A number of us find codes a rather daunting task.
I have a 6d copy of a book on Behaviourism published in 1930. The preface was by Josiah Morse and he maintained:
“Scientists, like other human beings, are children of the age in which they live, and reflect it in their viewpoints and conclusions.”
Someone, somewhere must have decided that codes investigated and measured certain aspects of intelligence. Someone, somewhere must have decided that codes should be used in some types of eleven plus examinations as a tool to select children for grammar schools.
It must be reasonably easy for an erudite scholar or researcher to find out the` who, why and when’ of codes first appearing on an official eleven plus paper. We all know, for example, that it was the Ancient Greek, Democritus, who reduced the universe to a mechanism of atoms. Who reduced the ability to earn a place in a grammar school to a collection of funny nonverbal reasoning shapes?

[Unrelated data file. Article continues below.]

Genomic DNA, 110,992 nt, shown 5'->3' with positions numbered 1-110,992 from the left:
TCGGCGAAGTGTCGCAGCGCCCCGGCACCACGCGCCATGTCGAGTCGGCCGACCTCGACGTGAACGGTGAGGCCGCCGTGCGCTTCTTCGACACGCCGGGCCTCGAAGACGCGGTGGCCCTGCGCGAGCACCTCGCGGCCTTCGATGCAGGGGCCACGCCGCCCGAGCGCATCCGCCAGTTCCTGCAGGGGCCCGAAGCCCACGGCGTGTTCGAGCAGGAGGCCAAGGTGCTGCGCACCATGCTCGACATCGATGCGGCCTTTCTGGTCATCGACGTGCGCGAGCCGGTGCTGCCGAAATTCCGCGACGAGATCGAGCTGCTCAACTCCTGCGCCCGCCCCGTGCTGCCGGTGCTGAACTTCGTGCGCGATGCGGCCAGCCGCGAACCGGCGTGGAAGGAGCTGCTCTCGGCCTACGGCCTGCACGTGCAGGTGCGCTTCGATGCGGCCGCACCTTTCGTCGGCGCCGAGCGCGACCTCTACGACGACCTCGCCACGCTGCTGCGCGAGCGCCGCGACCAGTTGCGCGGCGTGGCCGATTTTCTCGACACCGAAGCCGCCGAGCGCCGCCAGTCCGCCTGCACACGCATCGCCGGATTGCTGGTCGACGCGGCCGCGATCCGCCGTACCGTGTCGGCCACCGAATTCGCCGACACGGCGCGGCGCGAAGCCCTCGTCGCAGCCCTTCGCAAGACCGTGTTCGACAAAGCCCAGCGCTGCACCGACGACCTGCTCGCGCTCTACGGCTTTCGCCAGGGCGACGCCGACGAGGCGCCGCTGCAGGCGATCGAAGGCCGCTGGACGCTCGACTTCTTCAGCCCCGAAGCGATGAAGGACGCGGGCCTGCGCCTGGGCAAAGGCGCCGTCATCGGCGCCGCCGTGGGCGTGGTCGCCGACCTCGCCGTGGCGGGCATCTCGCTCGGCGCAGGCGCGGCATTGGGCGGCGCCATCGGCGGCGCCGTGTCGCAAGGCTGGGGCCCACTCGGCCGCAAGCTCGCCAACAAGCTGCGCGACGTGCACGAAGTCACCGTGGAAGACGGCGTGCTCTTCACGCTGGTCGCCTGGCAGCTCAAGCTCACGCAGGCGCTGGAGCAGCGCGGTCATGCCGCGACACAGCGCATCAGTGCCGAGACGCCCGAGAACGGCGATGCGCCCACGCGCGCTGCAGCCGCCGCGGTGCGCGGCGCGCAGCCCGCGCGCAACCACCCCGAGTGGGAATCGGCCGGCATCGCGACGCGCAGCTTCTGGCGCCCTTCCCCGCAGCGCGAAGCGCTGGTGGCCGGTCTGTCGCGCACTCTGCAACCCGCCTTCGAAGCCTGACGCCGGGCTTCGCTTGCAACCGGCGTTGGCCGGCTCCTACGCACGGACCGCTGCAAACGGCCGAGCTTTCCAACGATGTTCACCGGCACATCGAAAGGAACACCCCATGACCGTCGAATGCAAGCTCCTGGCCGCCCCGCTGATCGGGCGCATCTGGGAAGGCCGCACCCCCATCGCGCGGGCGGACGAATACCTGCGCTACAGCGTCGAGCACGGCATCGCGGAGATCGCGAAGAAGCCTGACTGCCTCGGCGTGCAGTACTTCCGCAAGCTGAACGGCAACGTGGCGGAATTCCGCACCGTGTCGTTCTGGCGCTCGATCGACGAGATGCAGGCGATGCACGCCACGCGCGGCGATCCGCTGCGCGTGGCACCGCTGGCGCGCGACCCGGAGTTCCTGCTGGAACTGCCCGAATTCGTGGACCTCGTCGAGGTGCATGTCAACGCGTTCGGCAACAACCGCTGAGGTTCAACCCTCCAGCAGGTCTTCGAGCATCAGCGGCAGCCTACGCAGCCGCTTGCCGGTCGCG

If we did know the answer, we could at least pray to the right `Deity’ to help us to find some of the solutions.